Car Accident Law
People use all-terrain vehicles (ATVs) for recreation, sport, and working outdoors. ATVs are a good way to get through rugged trails in places where cars can’t go. While they are fun, ATVs are also dangerous. An ATV accident can cause serious injuries or death.
If you suffer an injury in an ATV accident, you may be able to get compensation to pay for medical expenses and lost income. For more information, talk to an experienced personal injury attorney.
According to the U.S. Consumer Product Safety Commission (CPSC), there is an average of more than 700 fatalities and 100,000 injuries involving off-highway vehicles (OHVs), including ATVs, three-wheelers, and four-wheelers, every year.
Some injuries, including head injuries, are preventable by using helmets and protective gear. But many riders use their off-road vehicles without any protective measures. ATV safety training can also reduce the risk of accidents.
Human error causes many ATV accidents. Performance and decision-making errors that cause collisions and crashes can include:
- Riding too fast for the conditions
- Riding doubles on a machine built for one
- Turning too fast and causing a rollover
- Riding under the influence of alcohol
- Rider inexperience
- Reckless riding or showing off
- Operating on the wrong surface or terrain
Like car accidents, liability in ATV crashes can be difficult to determine. If an ATV rider injures someone by operating an ATV negligently or recklessly — speeding, not leaving enough room to pass, swerving, etc. — the victim can file a personal injury claim against the rider for any injuries.
If you suffered an injury on an ATV on someone else’s property, the property owner may be liable for accidents. Under premises liability laws, property owners are responsible for visitors who come onto their property. Property owners may have a duty to warn visitors against certain dangers. The property owner may be liable if a hazardous condition on the land caused the accident.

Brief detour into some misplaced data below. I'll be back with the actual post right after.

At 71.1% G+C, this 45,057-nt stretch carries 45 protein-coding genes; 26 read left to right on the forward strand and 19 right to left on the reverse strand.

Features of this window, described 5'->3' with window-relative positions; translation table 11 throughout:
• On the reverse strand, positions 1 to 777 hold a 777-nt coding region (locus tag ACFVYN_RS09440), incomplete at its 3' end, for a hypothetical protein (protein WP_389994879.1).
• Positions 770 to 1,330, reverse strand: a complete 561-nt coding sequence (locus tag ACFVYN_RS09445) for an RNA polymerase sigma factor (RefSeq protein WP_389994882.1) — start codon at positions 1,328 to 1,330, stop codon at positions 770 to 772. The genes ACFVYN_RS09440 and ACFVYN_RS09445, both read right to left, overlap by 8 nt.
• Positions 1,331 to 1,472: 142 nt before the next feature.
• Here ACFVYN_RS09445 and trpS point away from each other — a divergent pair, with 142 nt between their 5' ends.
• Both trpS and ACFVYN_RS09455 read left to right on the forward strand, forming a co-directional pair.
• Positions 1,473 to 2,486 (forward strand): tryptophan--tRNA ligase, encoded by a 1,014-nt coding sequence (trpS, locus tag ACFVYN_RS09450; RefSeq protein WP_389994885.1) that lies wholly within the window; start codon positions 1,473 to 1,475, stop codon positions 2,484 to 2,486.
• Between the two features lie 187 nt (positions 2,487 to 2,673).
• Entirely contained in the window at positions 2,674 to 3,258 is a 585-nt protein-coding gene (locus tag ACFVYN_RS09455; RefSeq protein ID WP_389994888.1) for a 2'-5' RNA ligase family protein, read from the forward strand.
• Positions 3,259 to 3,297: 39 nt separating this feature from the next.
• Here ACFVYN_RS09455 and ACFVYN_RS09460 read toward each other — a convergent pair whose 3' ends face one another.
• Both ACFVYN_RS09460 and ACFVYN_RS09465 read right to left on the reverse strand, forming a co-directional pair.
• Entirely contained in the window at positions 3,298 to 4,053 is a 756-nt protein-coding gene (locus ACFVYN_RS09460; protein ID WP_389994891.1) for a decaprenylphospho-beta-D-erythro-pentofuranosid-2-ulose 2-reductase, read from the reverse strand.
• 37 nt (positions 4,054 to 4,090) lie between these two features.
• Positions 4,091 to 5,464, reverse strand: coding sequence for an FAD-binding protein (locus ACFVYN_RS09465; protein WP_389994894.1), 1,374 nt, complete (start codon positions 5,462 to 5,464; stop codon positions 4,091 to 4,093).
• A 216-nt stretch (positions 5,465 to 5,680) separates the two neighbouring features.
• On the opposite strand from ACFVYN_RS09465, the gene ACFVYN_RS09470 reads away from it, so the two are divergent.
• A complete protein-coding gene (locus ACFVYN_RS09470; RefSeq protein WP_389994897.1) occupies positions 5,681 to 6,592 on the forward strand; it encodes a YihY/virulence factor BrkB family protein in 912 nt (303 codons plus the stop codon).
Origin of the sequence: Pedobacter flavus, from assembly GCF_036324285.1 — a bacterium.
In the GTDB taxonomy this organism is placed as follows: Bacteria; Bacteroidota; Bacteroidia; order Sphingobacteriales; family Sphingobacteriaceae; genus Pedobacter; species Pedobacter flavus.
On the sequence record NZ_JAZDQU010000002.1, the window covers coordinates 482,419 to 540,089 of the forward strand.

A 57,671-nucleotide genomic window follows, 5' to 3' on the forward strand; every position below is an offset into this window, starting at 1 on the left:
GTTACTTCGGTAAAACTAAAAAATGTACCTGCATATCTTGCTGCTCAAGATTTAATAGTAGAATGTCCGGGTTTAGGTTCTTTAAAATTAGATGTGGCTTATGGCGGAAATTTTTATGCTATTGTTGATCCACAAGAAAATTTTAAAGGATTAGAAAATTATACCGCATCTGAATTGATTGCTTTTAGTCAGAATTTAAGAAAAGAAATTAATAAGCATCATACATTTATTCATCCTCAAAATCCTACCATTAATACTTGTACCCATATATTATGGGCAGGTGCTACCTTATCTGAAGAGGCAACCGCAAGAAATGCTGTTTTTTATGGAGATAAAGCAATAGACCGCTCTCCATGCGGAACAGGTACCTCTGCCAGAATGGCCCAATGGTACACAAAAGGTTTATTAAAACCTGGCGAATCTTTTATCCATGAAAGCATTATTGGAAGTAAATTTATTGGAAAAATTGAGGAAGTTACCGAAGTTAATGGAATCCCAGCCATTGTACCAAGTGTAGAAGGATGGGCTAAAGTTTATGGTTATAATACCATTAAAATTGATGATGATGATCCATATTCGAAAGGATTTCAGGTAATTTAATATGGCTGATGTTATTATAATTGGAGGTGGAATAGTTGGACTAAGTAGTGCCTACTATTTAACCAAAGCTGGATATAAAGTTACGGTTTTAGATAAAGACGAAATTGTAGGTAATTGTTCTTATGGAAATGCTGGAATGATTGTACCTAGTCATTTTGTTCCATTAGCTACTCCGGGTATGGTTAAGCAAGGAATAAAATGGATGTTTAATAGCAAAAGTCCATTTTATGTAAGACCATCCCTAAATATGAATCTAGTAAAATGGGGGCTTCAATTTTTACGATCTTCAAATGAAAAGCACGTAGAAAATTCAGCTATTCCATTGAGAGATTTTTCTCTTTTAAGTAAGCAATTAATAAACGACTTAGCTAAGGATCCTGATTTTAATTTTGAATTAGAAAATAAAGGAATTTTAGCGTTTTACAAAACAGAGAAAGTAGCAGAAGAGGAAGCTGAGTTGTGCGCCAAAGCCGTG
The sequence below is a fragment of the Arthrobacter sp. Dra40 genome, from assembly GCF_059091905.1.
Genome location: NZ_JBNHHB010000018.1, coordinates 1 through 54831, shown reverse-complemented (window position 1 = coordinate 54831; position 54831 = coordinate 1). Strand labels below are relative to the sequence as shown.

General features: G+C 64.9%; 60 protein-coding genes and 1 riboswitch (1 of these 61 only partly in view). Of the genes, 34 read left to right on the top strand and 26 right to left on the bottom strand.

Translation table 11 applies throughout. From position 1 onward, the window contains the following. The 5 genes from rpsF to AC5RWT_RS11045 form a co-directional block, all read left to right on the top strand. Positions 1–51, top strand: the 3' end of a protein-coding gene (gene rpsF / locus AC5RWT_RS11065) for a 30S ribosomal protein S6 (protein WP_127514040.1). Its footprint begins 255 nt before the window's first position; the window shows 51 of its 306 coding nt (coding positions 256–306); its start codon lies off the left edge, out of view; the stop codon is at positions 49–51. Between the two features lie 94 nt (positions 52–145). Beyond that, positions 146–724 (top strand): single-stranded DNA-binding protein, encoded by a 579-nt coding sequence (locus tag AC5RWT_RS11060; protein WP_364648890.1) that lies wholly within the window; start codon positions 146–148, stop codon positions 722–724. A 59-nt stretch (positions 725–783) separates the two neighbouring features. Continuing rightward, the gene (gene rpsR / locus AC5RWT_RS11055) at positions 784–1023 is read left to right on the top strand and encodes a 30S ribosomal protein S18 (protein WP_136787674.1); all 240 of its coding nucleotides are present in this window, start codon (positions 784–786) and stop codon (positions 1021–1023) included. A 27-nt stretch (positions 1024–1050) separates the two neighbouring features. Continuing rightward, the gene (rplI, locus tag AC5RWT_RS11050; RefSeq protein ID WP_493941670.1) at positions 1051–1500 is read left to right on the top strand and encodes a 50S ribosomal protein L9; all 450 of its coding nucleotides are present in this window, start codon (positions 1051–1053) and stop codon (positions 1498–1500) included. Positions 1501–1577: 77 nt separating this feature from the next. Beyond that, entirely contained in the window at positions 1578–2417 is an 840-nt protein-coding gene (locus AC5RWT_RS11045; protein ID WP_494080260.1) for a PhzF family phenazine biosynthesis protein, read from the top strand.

In some situations, the ATV companies may be to blame. ATV companies try to avoid any responsibility for accidents, even if they know about the dangers. But they may be responsible for any vehicle defects under product liability laws.
Defective ATVs and machine parts can cause accidents. The manufacturer or seller is responsible if a defective vehicle part causes an accident. In a personal injury lawsuit, you would have to show the product was defective in its design or manufacture. The ATV company may also be responsible if it didn’t warn riders about unexpected dangers.
There have been several ATV recalls. ATV manufacturers issue recalls for dangerous products to avoid having to pay injury victim lawsuits. You can check the CPSC recall website to know if your ATV was subject to a recall. Examples of hazards and recalls include:
- Wiring defects
- Fuel leaks
- Lack of a parking brake
- Fire hazards
- Defective steering systems
Many ATV drivers don’t bother to get insurance specifically for their ATV rides if it is not required by state law. Riders who get ATV insurance may have to pay a few hundred dollars a year, but it could offer some help for accidents. Insurance policies can cover bodily injury, property damage, collision, and comprehensive claims, depending on your coverage.
Motor vehicle insurance policies generally don’t cover ATV accidents. Check your insurance policy, which may exclude off-road vehicles. Your homeowners or renters insurance may or may not exclude ATV claims as well. Talk to your ATV accident lawyer about whether your insurance may cover your injuries.
If you’ve been hurt in an ATV accident, an ATV accident lawyer can review your case and determine whether you have a possible claim for financial compensation. An attorney can review your case and identify the parties responsible for the accident, negotiate a settlement to pay for your injuries, or take your lawsuit to court.